Tag Archives: itching

What that pesky itch may really mean

Q&A with Dr. Ayesha Siddiqi, Allergist at Chicago ENT

Fast Facts:

  • Allergies are the 6th leading cause of chronic illness in the U.S. with an annual cost in excess of $18 billion.
  • In A U.S. survey, more than half (54.6 percent) of the people reported indicated that that they had positive reactions to one or more allergens.

BJ: I want to talk with you a bit today about itching. I’ve had a recent bout of itchy skin for the last few weeks and it can be maddening! I don’t know what is causing it. Is it a common problem?

AS: I see at least three to four patients every day with itching. It can be a symptom all by itself, or it can be accompanied by a rash. The rash could be one of many forms of rashes such as hives, eczema, contact dermatitis.  So, if there’s a rash present, the first order of business is to determine what kind of rash it is. If the itching is present without a rash, then it’s just called pruritis. Pruritis is also seen to occur commonly in temperature extremes, both hot and cold.

BJ: For itching without rash, what is the treatment?

AS: Antihistamines can help, but most times before I prescribe a certain treatment, we’ll run a blood test to see if there is something more sinister going on. There are some systemic conditions that can cause non-specific itching and hives (urticaria) such as thyroid disease, hepatitis, and even parasitic infections.

BJ: If it is a histamine issue, are some people simply more sensitive to histamine than others?

AS: I wouldn’t say exactly that. Someone might get a mosquito bite and get a huge reaction. So they might say, “Oh, I’m so sensitive to mosquito bites!” But the elevated response is probably means already have a high level of histamine in their bodies, and that high histamine level could be caused by environmental allergens that they are unaware of. They could be allergic to pollen, dust, or even their pet, but it’s undiagnosed.

Another condition that causes high histamine in the blood is mastocytosis. Mast cells release histamine and other substances during inflammatory and allergic reactions. With mastocytosis, these mast cells abnormally accumulate in skin and/or internal organs such as the liver, spleen, bone marrow, and small intestines. Mastocytosis can run in families and can be confirmed by a skin biopsy or blood test.

BJ: Histamine is also present in foods, correct? Do you encourage patients to follow a low-histamine diet?

AS: Not everyone needs to go on a histamine restrictive diet, but it can certainly help some patients. I’ve been seeing a trend in this health-conscious society where people are eating a lot of foods such as smoothies with citrus fruit, berries and cherries, which actually trigger histamine release. High histamine foods include other popular items such as wine, yogurt, and avocados.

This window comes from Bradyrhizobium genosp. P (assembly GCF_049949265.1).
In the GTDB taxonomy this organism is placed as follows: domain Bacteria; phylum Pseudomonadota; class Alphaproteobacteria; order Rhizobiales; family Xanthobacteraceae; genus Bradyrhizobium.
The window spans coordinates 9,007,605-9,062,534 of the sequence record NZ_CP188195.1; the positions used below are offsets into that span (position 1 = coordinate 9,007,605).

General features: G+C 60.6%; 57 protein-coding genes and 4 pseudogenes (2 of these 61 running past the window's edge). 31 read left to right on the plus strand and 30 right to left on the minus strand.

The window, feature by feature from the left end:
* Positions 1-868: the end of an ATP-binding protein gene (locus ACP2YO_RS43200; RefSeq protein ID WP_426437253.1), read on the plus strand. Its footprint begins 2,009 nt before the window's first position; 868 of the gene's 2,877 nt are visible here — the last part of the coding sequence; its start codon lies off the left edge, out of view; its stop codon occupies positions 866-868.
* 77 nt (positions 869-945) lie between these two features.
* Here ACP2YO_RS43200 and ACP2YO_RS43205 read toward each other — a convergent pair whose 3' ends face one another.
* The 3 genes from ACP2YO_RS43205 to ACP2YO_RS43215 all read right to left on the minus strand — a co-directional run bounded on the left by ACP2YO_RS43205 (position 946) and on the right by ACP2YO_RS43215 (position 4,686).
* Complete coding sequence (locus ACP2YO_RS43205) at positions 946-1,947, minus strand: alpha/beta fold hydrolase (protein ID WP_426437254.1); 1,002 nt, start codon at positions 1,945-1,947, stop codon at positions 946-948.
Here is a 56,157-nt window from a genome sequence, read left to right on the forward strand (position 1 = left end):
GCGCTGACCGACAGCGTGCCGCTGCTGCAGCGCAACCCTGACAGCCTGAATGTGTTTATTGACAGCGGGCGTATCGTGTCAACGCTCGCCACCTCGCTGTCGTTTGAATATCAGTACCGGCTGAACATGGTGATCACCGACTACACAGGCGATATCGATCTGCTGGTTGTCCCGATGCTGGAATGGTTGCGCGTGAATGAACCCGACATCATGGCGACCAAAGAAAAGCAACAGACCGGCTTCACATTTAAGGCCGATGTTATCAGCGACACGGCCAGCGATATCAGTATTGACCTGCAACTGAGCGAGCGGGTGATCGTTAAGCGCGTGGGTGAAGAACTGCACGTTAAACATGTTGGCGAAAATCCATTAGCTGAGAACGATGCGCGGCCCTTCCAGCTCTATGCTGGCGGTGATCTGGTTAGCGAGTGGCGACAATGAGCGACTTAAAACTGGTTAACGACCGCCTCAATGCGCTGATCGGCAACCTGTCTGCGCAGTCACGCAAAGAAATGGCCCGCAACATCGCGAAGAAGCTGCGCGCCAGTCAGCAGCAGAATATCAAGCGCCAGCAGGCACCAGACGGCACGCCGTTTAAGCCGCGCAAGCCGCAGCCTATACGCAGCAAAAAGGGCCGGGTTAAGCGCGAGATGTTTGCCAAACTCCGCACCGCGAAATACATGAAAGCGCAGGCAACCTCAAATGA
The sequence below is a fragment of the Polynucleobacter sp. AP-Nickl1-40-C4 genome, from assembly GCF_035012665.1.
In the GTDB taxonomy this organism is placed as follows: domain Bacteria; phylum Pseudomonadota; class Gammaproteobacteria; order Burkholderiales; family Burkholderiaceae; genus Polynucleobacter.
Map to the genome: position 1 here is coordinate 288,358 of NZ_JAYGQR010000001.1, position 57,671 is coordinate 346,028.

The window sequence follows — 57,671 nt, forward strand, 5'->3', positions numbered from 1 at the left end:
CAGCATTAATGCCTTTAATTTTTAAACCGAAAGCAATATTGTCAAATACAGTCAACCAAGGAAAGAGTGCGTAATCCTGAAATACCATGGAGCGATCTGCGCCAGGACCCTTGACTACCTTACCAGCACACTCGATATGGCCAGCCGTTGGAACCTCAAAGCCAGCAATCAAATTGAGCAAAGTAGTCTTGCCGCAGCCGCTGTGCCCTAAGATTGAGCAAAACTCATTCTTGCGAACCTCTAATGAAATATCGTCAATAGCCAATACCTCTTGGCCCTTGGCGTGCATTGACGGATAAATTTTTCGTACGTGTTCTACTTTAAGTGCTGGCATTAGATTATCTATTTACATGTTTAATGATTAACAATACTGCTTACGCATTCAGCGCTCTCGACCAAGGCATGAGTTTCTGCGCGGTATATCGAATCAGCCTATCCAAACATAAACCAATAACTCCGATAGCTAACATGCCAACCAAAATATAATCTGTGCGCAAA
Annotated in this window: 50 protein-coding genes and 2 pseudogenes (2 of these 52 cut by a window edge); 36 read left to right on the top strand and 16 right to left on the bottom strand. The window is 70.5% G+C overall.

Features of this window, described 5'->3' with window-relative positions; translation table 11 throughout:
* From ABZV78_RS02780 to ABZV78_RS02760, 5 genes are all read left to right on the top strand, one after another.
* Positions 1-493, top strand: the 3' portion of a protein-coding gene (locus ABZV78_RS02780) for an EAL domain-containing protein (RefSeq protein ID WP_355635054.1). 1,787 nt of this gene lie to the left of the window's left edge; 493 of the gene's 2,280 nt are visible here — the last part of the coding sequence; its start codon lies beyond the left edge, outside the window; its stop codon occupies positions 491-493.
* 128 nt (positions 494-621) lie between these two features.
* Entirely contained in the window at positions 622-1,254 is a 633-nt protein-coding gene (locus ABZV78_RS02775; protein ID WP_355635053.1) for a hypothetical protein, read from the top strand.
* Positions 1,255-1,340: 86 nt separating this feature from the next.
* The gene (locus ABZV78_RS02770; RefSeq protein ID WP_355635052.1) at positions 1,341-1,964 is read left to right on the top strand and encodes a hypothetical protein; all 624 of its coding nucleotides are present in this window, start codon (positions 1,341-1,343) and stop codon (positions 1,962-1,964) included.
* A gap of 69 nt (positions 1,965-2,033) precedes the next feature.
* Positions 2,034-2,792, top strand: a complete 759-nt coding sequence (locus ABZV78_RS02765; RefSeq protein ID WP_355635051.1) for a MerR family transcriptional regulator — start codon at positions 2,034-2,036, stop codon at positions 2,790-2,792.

BJ: There are a lot of over-the-counter antihistamines available. Are there any that you’d recommend over another?

AS: The older generations of antihistamines such as Benadryl do work, but they can also make you drowsy. The newer, non-sedating drugs like Claritin, Zyrtec, Allegra and others are preferred. However, if you rely on an over-the-counter for ongoing relief from itching or hives, you should get yourself checked out to determine the actual cause of your symptoms, and we can more accurately and effectively treat your particular condition.

BJ: Let’s get back to the itching, which can be terribly unpleasant and disruptive. Are there any topical products that can offer immediate relief?

AS: Yes. There are a variety of topicals products, such as calamine lotion or hydrocortisone cream. A cold compress or ice pack can also stave off the itching. It’s difficult yet important to avoid scratching. Scratching causes additional inflammation, which in turn, heightens the itch response. It’s called the itch-scratch cycle.

BJ: What would you say is the tipping point when one should see an allergist?

AS: If symptoms don’t resolve within a week or two, or if they return when you stop using an over-the-counter medication, it’s time to see a doctor.

To schedule an appointment, call 773-296-5500.